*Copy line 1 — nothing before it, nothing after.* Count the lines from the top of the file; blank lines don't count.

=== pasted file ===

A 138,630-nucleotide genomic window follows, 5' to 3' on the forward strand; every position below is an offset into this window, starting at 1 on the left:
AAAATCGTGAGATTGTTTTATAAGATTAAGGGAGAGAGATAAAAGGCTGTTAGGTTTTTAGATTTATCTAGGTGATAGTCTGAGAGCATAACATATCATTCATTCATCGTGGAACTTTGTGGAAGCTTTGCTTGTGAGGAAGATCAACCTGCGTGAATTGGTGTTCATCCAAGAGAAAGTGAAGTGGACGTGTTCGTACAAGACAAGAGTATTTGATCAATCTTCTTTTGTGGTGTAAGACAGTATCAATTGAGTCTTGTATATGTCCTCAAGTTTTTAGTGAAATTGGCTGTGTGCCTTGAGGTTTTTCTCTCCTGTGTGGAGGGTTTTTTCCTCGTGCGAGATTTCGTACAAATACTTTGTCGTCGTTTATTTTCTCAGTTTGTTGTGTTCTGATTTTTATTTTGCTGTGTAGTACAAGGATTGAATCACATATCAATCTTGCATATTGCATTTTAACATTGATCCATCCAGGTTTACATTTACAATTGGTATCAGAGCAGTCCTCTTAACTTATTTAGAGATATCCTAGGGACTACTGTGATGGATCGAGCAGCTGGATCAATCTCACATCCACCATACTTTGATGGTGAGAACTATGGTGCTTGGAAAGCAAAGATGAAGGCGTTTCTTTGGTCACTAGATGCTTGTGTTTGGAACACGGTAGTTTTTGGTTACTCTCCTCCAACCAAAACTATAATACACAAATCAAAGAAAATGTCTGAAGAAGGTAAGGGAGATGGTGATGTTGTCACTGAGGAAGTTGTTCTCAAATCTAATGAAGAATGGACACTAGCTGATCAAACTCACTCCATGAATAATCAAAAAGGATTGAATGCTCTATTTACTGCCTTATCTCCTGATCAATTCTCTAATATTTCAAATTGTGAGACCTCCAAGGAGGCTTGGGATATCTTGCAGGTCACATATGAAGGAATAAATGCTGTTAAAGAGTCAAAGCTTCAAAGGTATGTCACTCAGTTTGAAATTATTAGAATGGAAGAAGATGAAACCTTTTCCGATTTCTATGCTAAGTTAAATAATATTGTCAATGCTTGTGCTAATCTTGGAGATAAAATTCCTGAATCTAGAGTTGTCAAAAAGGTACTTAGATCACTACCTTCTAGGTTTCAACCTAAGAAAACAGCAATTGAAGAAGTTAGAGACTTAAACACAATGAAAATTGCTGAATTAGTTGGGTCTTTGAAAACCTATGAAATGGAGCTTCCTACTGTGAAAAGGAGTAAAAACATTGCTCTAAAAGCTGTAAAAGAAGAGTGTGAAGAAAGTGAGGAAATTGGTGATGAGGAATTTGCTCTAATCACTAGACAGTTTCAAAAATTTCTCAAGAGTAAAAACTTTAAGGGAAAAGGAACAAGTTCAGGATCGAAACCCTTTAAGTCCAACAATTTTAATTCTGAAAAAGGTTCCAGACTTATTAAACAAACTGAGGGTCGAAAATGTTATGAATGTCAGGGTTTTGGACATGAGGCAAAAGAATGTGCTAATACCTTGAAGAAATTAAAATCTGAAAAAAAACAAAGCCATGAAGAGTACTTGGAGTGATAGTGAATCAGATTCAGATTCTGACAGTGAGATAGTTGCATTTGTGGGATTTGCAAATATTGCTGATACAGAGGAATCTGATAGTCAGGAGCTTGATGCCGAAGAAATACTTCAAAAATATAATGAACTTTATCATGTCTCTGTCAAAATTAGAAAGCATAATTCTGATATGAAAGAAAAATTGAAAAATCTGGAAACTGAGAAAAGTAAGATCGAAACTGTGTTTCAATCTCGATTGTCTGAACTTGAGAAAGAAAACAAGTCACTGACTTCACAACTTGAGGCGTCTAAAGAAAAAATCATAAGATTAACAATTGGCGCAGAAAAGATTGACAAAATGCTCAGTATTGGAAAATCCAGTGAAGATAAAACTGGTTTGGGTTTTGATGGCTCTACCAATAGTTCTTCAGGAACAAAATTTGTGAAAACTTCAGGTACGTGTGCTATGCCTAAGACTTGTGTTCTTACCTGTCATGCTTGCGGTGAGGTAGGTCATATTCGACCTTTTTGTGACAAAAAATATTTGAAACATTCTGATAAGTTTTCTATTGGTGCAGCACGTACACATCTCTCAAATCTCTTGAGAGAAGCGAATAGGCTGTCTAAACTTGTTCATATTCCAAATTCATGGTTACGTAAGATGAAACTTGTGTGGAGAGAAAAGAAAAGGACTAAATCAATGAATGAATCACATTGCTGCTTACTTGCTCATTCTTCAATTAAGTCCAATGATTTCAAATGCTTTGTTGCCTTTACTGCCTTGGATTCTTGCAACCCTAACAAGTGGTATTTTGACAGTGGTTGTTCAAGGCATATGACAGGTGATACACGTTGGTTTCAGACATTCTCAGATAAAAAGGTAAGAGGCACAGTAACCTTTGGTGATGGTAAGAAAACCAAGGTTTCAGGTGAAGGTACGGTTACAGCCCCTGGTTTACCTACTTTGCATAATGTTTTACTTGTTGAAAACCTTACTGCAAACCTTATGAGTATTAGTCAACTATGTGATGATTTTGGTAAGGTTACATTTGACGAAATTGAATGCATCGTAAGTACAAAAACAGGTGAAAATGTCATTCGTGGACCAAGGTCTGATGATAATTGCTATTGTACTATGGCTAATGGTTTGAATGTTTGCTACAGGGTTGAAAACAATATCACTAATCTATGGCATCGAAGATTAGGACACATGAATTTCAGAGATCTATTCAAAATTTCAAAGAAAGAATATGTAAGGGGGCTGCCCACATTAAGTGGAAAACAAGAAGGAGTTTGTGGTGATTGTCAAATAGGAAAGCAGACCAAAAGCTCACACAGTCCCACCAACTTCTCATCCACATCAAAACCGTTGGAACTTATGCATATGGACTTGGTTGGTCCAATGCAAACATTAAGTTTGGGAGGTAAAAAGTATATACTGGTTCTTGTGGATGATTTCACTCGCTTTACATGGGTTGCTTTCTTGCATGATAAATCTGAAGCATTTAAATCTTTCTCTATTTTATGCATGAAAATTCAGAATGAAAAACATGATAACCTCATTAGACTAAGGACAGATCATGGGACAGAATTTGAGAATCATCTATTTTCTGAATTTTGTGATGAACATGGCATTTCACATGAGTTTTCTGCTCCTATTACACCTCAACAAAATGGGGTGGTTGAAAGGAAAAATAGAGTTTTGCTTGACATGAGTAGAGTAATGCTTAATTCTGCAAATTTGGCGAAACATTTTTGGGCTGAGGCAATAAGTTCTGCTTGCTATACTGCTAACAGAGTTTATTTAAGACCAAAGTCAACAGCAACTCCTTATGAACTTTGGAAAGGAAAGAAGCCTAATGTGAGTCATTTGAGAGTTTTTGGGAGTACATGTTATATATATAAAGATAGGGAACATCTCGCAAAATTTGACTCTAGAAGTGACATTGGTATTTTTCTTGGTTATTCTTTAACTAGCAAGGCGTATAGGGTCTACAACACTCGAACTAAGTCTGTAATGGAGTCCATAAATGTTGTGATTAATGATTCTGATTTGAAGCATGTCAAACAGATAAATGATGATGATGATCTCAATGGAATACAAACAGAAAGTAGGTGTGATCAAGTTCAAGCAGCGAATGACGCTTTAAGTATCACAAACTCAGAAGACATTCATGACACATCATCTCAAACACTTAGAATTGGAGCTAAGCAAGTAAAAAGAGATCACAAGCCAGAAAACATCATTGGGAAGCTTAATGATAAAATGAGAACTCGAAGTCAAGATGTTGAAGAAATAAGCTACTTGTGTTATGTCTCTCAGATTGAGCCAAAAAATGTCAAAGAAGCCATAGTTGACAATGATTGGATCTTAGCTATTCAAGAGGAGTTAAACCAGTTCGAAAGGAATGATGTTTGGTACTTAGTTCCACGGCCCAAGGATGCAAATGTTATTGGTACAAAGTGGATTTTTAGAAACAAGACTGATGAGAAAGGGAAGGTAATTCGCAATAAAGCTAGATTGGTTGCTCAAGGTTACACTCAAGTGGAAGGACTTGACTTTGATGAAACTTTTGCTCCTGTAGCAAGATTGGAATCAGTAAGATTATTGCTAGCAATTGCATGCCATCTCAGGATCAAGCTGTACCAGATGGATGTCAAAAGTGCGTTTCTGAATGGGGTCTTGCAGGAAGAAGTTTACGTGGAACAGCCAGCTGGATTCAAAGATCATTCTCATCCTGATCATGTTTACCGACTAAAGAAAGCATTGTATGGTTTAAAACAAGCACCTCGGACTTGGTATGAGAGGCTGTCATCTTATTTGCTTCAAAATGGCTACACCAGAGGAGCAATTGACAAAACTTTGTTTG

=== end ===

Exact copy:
A 138,630-nucleotide genomic window follows, 5' to 3' on the forward strand; every position below is an offset into this window, starting at 1 on the left: